LOUISVILLE, Ky. (WAVE) - Winter is coming. That means colder air is on its way too. With many of us already preparing for holiday travel, it’s crucial to understand how cold air can affect our flights to see family and friends.
While snow, frost, and ice have more prominent impacts, on their own, frigid temperatures can affect aircraft in unexpected ways.
“Winter storms don’t typically have the hazards to airliners that thunderstorms have,” UPS pilot Ken Hoke explained. “There are usually no cumulus clouds or lightning which increase the risk of severe turbulence. Airliners can often fly over the top of winter storms in clear, smooth air. Landing in a winter storm, however, can be challenging with gusty winds, blowing snow, sleet, etc.”
Thankfully, all materials used in planes are designed to withstand extreme temperatures. Commercial aircraft usually fly between 30 and 42 thousand feet. At these altitudes, temperatures range from -48° to -69°F.
Crews won’t start some airplane engines if they have been sitting for hours in frigid temperatures. “The 767 that I fly has a limitation that the engines can’t be started if they have been sitting in temperatures below -34°C for more than four hours,” Hoke explained.
Maintenance crews use specialized equipment to warm engines before starting them or keep planes in a warm hanger to protect them. “If the aircraft will be sitting overnight in these temps, maintenance personnel may start and run the engines every few hours to keep them warm,” Hoke said.
During wild winter weather that walloped the Midwest at the end of January 2019, a Delta spokesperson told CNBC that “increasing staffing of ground workers more employees can take more frequent breaks indoors, as well as moving some aircraft into heated hangars overnight.”
While the aircraft can handle cold temperatures, the oil used in airplane engines is not a fan. As temperatures fall, it becomes thick, which makes it harder for the engine to circulate it.
Jet fuel freezes around -40°C (-40°F), but it will work as long as it’s kept warmer on the ground. According to Hoke, pilots cannot let the fuel temperature fall below -37°C, or it will begin to get slushy. Pilots have a few options to avoid slushy or frozen fuel. “First, we can speed up,” Hoke said. “More speed means more air friction on the wings. The friction will warm the wings a few degrees, usually enough to take care of the problem. If we need more help, we can descend to a lower altitude to warmer air.”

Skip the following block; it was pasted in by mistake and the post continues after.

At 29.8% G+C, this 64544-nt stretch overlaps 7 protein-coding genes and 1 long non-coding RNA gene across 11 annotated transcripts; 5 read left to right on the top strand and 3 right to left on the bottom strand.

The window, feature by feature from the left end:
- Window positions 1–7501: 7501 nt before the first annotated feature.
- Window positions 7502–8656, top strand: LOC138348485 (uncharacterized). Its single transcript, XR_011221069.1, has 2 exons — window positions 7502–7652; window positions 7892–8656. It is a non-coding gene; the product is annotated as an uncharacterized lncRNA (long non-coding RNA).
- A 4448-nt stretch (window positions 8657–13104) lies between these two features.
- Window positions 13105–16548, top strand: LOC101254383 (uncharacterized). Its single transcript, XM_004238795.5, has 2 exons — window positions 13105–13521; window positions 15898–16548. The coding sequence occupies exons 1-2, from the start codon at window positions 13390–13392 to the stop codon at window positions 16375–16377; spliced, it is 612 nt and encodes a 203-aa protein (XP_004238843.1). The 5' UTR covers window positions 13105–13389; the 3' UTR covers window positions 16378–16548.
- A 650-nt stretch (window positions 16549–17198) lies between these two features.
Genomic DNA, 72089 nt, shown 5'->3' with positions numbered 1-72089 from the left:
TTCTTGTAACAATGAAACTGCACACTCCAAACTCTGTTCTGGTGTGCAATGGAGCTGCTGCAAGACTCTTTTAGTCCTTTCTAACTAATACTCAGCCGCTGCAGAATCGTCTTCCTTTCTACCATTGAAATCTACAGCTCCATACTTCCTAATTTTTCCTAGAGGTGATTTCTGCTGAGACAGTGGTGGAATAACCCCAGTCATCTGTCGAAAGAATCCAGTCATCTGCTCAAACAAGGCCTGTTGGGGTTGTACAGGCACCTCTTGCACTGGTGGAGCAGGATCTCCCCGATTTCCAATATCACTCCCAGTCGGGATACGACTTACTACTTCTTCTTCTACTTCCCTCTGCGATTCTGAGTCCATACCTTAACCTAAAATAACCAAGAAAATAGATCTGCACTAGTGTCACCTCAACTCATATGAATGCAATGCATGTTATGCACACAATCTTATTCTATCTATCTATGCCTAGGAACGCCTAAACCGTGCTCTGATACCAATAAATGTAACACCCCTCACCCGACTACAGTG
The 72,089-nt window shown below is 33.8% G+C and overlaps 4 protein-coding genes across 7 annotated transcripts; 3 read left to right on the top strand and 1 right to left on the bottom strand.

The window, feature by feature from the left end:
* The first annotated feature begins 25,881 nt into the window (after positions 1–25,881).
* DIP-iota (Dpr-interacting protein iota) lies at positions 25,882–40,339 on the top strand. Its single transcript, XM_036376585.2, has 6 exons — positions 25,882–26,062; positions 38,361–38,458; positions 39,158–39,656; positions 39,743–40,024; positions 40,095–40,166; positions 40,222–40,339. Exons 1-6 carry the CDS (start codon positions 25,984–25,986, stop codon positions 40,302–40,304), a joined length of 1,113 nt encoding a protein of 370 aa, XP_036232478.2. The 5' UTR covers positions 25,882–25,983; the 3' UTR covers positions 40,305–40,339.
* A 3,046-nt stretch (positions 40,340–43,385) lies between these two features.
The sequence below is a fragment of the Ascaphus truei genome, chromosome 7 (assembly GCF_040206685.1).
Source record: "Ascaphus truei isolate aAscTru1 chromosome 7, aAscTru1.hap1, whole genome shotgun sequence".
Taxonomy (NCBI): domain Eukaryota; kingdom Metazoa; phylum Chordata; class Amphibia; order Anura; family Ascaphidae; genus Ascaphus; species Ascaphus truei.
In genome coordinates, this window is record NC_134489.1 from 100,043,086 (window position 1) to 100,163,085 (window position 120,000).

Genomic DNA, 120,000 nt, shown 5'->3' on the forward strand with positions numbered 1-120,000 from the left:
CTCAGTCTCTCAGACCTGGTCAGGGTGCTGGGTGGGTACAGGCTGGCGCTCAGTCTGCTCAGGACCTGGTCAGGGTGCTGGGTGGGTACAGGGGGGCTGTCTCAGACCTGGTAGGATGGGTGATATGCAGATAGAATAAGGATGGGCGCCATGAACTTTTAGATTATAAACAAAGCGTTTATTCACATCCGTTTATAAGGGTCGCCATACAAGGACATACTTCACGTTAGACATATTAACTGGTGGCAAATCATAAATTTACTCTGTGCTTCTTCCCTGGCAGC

Airplanes are more efficient in low temperatures since cold air is denser than warm air. A plane’s performance is dependent on the air’s density. According to Business Aircraft Center, turbine and internal combustion/reciprocating piston engines are more efficient in cold air since it allows the engine to use “greater mass of air/fuel mixture in the same intake volume.”
Denser air translates to a larger mass of air getting into the engine, which means a plane has more power. More power means a quicker acceleration on take-off, an increased rate of climb, more lift for the wings, and take-off at lower ground speed. This is why takeoffs are shorter and faster than during the winter compared to the summer.
Some airports that deal with extremely hot temperatures have longer runways to compensate. “A good example is Phoenix Sky Harbor International,” Hoke said. “It gets very hot in the summer, which affects aircraft performance. Engines don’t produce as much thrust with the less dense warm air; this results in a longer takeoff distance. Landing performance is affected too. Landing speeds are higher on hot days, which means aircraft need more distance to stop. Phoenix has 10,300 and 11,400-foot runways. Those lengths are above average. Perfect for big planes to take off and land on hot days.”
A lot of the flight delays in colder weather are related to the safety of ground workers. While planes can function in colder weather, that’s not always the case with human bodies. Bitter cold reduces the amount of time ground workers can spend fixing the airplane or loading bags.
In terms of flying on cold days versus hot days, colder days offer a more comfortable flight. According to Hoke, “Cold days tend to provide a smoother ride at lower altitudes, which is nice for both pilots and passengers. Hot days tend to be bumpier at low altitudes due to the heating of the surface and rising warm air.”